Shadows of The Ring: Appreciating Training Crews

By Cody Hill on November 1, 2016
Shadows of The Ring: Appreciating Training Crews
Boxing is a tough, physical sport, which could be why it’s used to reference life so often.

A fighter has no chance of winning a title match without the proper training, making the relationship between a boxer and their trainers untouchable…

A little over a decade ago, boxing seemed to be on the decline, with calls from all over for it to be banned. But the sport has since had a renaissance due to modern development in the UK and USA in the late 20th century. Boxing is a tough and physical sport, that’s for sure, which could be why it’s used to reference life so often. Life, much like boxing, knocks you down, but as a fighter, you have to get back up and continue the fight until the match is over. When a boxer enters the ring, for example, they’re not just fighting to gain the respect of viewers and opponents. They’re also fighting to support their family, escape poverty, and ultimately, live a better life.

Boxing, like most sports, requires a lot of different components to work together in order to help the sport prosper. The one question I’ve always wondered was, “Where does it begin?” and honestly, the answer still isn’t clear to me. Aside from the boxer’s themselves, a training crew, for example, is one of the most important components in the sport of boxing.

However, it seems like the only time we see the training crew is either before the fight, or after when they’ve returned from the depths of the shadows. But in all honestly, a fighter has no chance of winning a title match without the proper training from their crew, making the relationship between a boxer and their trainers untouchable.

“So what all does the trainer’s job entail?” you ask.

Well, normally, the training crew is heavily involved in the boxer’s life both inside and outside the ring. To put it differently, when a fighter isn’t competing, they’re training in the gym. Seems like a simple job, right? The job doesn’t end there though. Trainers are responsible for dealing with injuries like broken bones, dislocated shoulders, concussions, and even temporomandibular, which can lead to pain in the jaw joint. They’re also responsible for making sure the fighter is in good health, both mentally and physically, making their job even more strenuous.

Up to Scratch (A Battle Against Society)

In early bare-knuckle days, a fighter had to be able to stand up at a designated line (the scratch line) in order to be able to resume the fight after a knockdown or other break in action, such as the end of the round. But what happens when the opponent that knocks you down is the media? A platform that contains millions, if not billions of contributors and spectators. What do you do then? Do you still get up and stand in the designated line? That’s just what boxer’s and their training crews are faced with every time they step into the ring. The media is harsh, and will typically criticize the boxer’s inability to win the fight, which will then raise questions about how a particular fighter is being trained.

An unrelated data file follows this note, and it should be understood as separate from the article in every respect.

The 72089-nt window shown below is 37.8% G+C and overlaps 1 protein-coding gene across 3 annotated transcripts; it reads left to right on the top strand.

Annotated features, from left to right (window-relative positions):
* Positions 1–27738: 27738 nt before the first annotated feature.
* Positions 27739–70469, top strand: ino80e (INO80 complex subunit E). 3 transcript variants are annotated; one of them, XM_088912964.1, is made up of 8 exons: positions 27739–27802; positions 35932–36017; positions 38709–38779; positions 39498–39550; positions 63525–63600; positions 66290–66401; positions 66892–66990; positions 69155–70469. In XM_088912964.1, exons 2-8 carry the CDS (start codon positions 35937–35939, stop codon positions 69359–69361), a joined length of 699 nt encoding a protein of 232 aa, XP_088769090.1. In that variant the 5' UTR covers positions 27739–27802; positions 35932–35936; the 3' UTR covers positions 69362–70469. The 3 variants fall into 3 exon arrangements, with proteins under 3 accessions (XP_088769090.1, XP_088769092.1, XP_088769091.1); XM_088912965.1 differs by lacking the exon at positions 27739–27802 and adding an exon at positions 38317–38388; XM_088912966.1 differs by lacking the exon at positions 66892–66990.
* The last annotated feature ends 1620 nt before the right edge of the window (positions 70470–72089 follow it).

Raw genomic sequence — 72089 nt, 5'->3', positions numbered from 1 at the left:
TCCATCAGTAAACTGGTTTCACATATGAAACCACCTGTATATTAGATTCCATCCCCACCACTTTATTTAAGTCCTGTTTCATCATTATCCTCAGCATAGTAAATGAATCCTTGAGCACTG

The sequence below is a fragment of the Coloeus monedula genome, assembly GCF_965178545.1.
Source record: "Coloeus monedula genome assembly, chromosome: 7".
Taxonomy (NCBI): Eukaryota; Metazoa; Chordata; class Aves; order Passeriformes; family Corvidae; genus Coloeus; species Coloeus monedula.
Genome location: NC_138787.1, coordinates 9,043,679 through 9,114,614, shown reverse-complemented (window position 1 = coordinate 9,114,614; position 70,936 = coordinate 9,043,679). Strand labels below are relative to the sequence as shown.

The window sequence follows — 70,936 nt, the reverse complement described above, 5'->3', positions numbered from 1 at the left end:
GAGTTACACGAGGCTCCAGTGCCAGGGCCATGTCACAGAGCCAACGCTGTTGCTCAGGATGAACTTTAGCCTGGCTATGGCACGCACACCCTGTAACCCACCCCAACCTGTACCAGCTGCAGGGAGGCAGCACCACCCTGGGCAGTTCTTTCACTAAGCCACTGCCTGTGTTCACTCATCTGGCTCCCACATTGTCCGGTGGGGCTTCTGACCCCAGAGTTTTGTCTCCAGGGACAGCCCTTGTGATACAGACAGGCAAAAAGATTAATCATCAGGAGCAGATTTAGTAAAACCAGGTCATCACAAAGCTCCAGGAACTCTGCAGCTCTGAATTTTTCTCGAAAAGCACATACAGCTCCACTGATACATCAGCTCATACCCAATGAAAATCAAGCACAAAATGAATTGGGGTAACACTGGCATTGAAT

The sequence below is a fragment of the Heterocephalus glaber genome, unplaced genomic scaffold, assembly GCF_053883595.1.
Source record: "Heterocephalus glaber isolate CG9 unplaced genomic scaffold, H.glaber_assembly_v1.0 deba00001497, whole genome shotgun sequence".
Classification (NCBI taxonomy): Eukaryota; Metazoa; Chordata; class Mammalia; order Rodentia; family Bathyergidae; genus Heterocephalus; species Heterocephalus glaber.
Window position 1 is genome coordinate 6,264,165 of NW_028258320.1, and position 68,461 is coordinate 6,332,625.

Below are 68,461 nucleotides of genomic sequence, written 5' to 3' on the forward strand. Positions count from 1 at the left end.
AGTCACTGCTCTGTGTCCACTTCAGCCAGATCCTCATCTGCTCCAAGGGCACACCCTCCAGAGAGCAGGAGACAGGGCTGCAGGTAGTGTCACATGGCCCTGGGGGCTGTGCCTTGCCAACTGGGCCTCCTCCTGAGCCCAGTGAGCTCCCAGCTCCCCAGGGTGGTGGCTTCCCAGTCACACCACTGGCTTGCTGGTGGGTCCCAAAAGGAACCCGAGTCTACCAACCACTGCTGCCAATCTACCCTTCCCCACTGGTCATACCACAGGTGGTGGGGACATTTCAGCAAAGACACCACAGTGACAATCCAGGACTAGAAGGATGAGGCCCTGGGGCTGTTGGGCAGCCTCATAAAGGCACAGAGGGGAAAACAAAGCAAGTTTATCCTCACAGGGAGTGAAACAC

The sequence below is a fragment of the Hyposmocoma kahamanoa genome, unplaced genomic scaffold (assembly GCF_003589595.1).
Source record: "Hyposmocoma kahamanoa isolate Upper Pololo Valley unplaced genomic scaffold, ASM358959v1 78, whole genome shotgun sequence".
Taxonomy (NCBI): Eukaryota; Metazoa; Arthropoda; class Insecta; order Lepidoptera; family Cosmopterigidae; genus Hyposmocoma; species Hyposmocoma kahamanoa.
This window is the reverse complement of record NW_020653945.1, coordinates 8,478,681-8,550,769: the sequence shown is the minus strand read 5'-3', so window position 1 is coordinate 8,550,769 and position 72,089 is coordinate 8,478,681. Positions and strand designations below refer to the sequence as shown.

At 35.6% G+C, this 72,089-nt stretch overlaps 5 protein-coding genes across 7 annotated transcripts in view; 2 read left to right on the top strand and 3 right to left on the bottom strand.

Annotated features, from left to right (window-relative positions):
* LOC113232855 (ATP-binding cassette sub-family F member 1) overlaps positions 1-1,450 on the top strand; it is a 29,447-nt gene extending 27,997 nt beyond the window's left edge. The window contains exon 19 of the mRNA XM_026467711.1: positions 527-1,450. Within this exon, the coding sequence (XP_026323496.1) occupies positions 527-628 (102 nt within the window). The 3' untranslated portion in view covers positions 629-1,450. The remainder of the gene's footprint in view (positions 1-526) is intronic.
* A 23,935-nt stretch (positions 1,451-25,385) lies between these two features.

From a training crew’s point of view, this could mean witnessing the media release a hailstorm of false rumors about your fighter; which could then result in the fighter lashing out to defend their honor and status. Although this might seem like a rational thing to do at first, this could actually do more harm than good. Damaging a fighter’s reputation, and could result in unwanted attention from both fans and boxing officials.

By now you’re probably thinking that boxers have managers to deal with situations like this one, and honestly, you’re right, they do. But since professional boxers usually spend most of their time with the training crew, it only makes sense for them to prioritize their training crew over their manager.

Consequently, the battle with the media doesn’t just affect the fighter. It trickles down like a root running from a plant into the ground utility involving everyone in the fighter’s corner.

Down (or out) For The Count

If a boxer is down for the count (or out for the count), or defeated by his opponent, when he/she is knocked to the canvas and fails to rise within ten seconds. The phrase now refers to defeat more generally, as well as to someone who is soundly asleep or unconscious.

When a fighter is injured during a match and too stubborn to quit, it’s not only up to the referee to end the abuse. It also comes down to the training crew to recognize the signs and intervene as well in order to prevent further damage from happening. Despite what viewers, and critics, might have to say, a boxer’s safety should always be everyone’s concern if he/she is showing serious signs of head trauma, knocked out teeth or any other injuries during a boxing match.

The most common injuries trainers should be able to identify:

Concussion. This type of injury occurs in all sports, and the long-term repercussions of concussions are heavily debated by athletic observers and lawmakers even today. The injury occurs due to a heavy impact to the head.
Fracture. A bone fracture is also known as a bone break.
Shoulder dislocation. Boxers sometimes dislocate their shoulders due to improper form of an over-exaggerated movement.
Cuts and bruises. Cuts are less common in amateur boxing because the fighters wear headgear and their gloves are less tightly wound.

As an example, let’s assume that a fighter sustains a major injury during a boxing match. The injury in this case is a sprain to one of the boxer’s ligaments which prevents them from fighting. By way of example, let’s also assume you (the reader), are a part of the training crew. You’ve identified the injury and assessed the problem to get your fighter back on the road to recovery. Done, right? Wrong. Your job has only just begun. As the trainer, you’re also responsible for making the fighter is doing everything in his/her power to speed up their recovery without risking another injury. In boxing, sponsorships and endorsements are everything to a fighter and if he/she doesn’t recover in a timely manner, they could risk losing out on a big deal.

Time is working against both of you! As a trainer, you have to make sure your fighter is on the road to recovery, while at the same time, training them for the next fight. To make matters worse, companies are starting to pressure your fighter to return to the boxing ring in order for them to offer him/her a contract with them.